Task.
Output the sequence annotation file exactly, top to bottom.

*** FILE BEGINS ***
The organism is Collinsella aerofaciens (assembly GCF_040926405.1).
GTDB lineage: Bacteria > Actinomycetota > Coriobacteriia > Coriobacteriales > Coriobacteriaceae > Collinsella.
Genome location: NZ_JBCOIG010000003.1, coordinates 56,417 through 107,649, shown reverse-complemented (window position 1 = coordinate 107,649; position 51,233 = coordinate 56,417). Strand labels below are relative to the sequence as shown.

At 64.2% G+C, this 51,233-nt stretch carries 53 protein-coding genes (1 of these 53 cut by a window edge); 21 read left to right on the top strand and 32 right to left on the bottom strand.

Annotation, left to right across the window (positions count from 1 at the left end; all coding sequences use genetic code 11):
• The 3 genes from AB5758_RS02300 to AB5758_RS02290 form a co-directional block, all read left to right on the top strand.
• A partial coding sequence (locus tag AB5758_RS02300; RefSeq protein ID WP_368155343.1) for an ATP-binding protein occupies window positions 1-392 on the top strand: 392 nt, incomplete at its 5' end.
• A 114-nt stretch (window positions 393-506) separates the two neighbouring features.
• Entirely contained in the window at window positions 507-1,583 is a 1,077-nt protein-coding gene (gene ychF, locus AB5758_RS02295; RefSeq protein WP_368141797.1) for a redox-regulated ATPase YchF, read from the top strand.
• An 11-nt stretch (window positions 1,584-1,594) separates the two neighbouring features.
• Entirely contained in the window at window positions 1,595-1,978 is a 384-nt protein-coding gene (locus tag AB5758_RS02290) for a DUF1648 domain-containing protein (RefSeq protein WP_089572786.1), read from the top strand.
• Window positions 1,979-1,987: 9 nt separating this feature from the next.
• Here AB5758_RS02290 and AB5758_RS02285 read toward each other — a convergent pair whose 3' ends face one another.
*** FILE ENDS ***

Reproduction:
The organism is Collinsella aerofaciens (assembly GCF_040926405.1).
GTDB lineage: Bacteria > Actinomycetota > Coriobacteriia > Coriobacteriales > Coriobacteriaceae > Collinsella.
Genome location: NZ_JBCOIG010000003.1, coordinates 56,417 through 107,649, shown reverse-complemented (window position 1 = coordinate 107,649; position 51,233 = coordinate 56,417). Strand labels below are relative to the sequence as shown.

At 64.2% G+C, this 51,233-nt stretch carries 53 protein-coding genes (1 of these 53 cut by a window edge); 21 read left to right on the top strand and 32 right to left on the bottom strand.

Annotation, left to right across the window (positions count from 1 at the left end; all coding sequences use genetic code 11):
• The 3 genes from AB5758_RS02300 to AB5758_RS02290 form a co-directional block, all read left to right on the top strand.
• A partial coding sequence (locus tag AB5758_RS02300; RefSeq protein ID WP_368155343.1) for an ATP-binding protein occupies window positions 1-392 on the top strand: 392 nt, incomplete at its 5' end.
• A 114-nt stretch (window positions 393-506) separates the two neighbouring features.
• Entirely contained in the window at window positions 507-1,583 is a 1,077-nt protein-coding gene (gene ychF, locus AB5758_RS02295; RefSeq protein WP_368141797.1) for a redox-regulated ATPase YchF, read from the top strand.
• An 11-nt stretch (window positions 1,584-1,594) separates the two neighbouring features.
• Entirely contained in the window at window positions 1,595-1,978 is a 384-nt protein-coding gene (locus tag AB5758_RS02290) for a DUF1648 domain-containing protein (RefSeq protein WP_089572786.1), read from the top strand.
• Window positions 1,979-1,987: 9 nt separating this feature from the next.
• Here AB5758_RS02290 and AB5758_RS02285 read toward each other — a convergent pair whose 3' ends face one another.